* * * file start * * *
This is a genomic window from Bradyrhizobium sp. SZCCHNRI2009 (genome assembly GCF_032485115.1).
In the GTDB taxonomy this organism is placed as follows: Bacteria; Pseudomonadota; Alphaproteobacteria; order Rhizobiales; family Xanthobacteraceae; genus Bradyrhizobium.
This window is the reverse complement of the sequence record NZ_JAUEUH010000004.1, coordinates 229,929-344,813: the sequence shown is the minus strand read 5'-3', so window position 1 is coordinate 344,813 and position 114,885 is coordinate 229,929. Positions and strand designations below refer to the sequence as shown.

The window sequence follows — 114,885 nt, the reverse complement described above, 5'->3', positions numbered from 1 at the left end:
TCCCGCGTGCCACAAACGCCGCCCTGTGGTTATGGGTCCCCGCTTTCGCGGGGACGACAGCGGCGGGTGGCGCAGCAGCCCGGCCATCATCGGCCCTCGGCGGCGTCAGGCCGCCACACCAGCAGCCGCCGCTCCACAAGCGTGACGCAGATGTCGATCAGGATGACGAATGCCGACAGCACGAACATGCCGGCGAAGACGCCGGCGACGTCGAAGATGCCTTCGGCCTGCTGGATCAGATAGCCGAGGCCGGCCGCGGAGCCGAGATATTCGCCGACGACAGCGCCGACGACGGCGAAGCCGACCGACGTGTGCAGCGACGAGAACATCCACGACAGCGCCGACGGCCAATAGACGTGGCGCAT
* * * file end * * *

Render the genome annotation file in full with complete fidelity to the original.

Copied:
This is a genomic window from Bradyrhizobium sp. SZCCHNRI2009 (genome assembly GCF_032485115.1).
In the GTDB taxonomy this organism is placed as follows: Bacteria; Pseudomonadota; Alphaproteobacteria; order Rhizobiales; family Xanthobacteraceae; genus Bradyrhizobium.
This window is the reverse complement of the sequence record NZ_JAUEUH010000004.1, coordinates 229,929-344,813: the sequence shown is the minus strand read 5'-3', so window position 1 is coordinate 344,813 and position 114,885 is coordinate 229,929. Positions and strand designations below refer to the sequence as shown.

The window sequence follows — 114,885 nt, the reverse complement described above, 5'->3', positions numbered from 1 at the left end:
TCCCGCGTGCCACAAACGCCGCCCTGTGGTTATGGGTCCCCGCTTTCGCGGGGACGACAGCGGCGGGTGGCGCAGCAGCCCGGCCATCATCGGCCCTCGGCGGCGTCAGGCCGCCACACCAGCAGCCGCCGCTCCACAAGCGTGACGCAGATGTCGATCAGGATGACGAATGCCGACAGCACGAACATGCCGGCGAAGACGCCGGCGACGTCGAAGATGCCTTCGGCCTGCTGGATCAGATAGCCGAGGCCGGCCGCGGAGCCGAGATATTCGCCGACGACAGCGCCGACGACGGCGAAGCCGACCGACGTGTGCAGCGACGAGAACATCCACGACAGCGCCGACGGCCAATAGACGTGGCGCAT